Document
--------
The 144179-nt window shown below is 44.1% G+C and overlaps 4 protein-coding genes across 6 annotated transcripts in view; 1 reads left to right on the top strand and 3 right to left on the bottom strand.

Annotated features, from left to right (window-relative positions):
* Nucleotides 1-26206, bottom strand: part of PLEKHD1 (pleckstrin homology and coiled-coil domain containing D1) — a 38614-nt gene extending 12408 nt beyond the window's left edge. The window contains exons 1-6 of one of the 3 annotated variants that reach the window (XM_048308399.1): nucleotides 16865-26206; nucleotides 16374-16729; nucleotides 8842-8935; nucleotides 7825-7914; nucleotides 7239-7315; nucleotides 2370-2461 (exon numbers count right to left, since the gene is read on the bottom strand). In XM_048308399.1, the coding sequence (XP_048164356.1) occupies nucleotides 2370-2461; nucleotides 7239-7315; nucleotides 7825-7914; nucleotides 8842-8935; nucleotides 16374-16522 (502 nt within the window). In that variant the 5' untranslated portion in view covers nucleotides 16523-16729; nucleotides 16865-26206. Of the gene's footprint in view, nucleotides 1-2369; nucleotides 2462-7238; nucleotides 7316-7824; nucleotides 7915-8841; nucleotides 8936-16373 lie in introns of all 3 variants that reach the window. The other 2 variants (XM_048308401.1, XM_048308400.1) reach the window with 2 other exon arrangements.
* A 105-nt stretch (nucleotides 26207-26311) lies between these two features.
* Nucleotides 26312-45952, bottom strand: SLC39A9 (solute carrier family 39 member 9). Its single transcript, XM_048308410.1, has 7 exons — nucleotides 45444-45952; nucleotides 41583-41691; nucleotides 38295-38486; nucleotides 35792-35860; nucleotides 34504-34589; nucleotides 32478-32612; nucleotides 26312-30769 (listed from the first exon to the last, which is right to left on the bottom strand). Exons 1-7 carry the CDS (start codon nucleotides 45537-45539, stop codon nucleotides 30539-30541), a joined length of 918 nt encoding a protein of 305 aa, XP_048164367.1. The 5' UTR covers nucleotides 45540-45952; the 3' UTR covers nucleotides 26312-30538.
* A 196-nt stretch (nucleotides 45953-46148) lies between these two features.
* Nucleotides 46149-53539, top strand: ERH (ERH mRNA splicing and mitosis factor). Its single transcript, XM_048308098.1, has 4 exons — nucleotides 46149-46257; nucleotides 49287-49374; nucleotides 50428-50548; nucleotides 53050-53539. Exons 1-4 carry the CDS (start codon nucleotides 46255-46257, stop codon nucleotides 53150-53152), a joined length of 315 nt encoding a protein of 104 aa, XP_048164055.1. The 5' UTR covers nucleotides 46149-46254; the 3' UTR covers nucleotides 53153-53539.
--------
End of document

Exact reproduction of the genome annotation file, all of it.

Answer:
The 144179-nt window shown below is 44.1% G+C and overlaps 4 protein-coding genes across 6 annotated transcripts in view; 1 reads left to right on the top strand and 3 right to left on the bottom strand.

Annotated features, from left to right (window-relative positions):
* Nucleotides 1-26206, bottom strand: part of PLEKHD1 (pleckstrin homology and coiled-coil domain containing D1) — a 38614-nt gene extending 12408 nt beyond the window's left edge. The window contains exons 1-6 of one of the 3 annotated variants that reach the window (XM_048308399.1): nucleotides 16865-26206; nucleotides 16374-16729; nucleotides 8842-8935; nucleotides 7825-7914; nucleotides 7239-7315; nucleotides 2370-2461 (exon numbers count right to left, since the gene is read on the bottom strand). In XM_048308399.1, the coding sequence (XP_048164356.1) occupies nucleotides 2370-2461; nucleotides 7239-7315; nucleotides 7825-7914; nucleotides 8842-8935; nucleotides 16374-16522 (502 nt within the window). In that variant the 5' untranslated portion in view covers nucleotides 16523-16729; nucleotides 16865-26206. Of the gene's footprint in view, nucleotides 1-2369; nucleotides 2462-7238; nucleotides 7316-7824; nucleotides 7915-8841; nucleotides 8936-16373 lie in introns of all 3 variants that reach the window. The other 2 variants (XM_048308401.1, XM_048308400.1) reach the window with 2 other exon arrangements.
* A 105-nt stretch (nucleotides 26207-26311) lies between these two features.
* Nucleotides 26312-45952, bottom strand: SLC39A9 (solute carrier family 39 member 9). Its single transcript, XM_048308410.1, has 7 exons — nucleotides 45444-45952; nucleotides 41583-41691; nucleotides 38295-38486; nucleotides 35792-35860; nucleotides 34504-34589; nucleotides 32478-32612; nucleotides 26312-30769 (listed from the first exon to the last, which is right to left on the bottom strand). Exons 1-7 carry the CDS (start codon nucleotides 45537-45539, stop codon nucleotides 30539-30541), a joined length of 918 nt encoding a protein of 305 aa, XP_048164367.1. The 5' UTR covers nucleotides 45540-45952; the 3' UTR covers nucleotides 26312-30538.
* A 196-nt stretch (nucleotides 45953-46148) lies between these two features.
* Nucleotides 46149-53539, top strand: ERH (ERH mRNA splicing and mitosis factor). Its single transcript, XM_048308098.1, has 4 exons — nucleotides 46149-46257; nucleotides 49287-49374; nucleotides 50428-50548; nucleotides 53050-53539. Exons 1-4 carry the CDS (start codon nucleotides 46255-46257, stop codon nucleotides 53150-53152), a joined length of 315 nt encoding a protein of 104 aa, XP_048164055.1. The 5' UTR covers nucleotides 46149-46254; the 3' UTR covers nucleotides 53153-53539.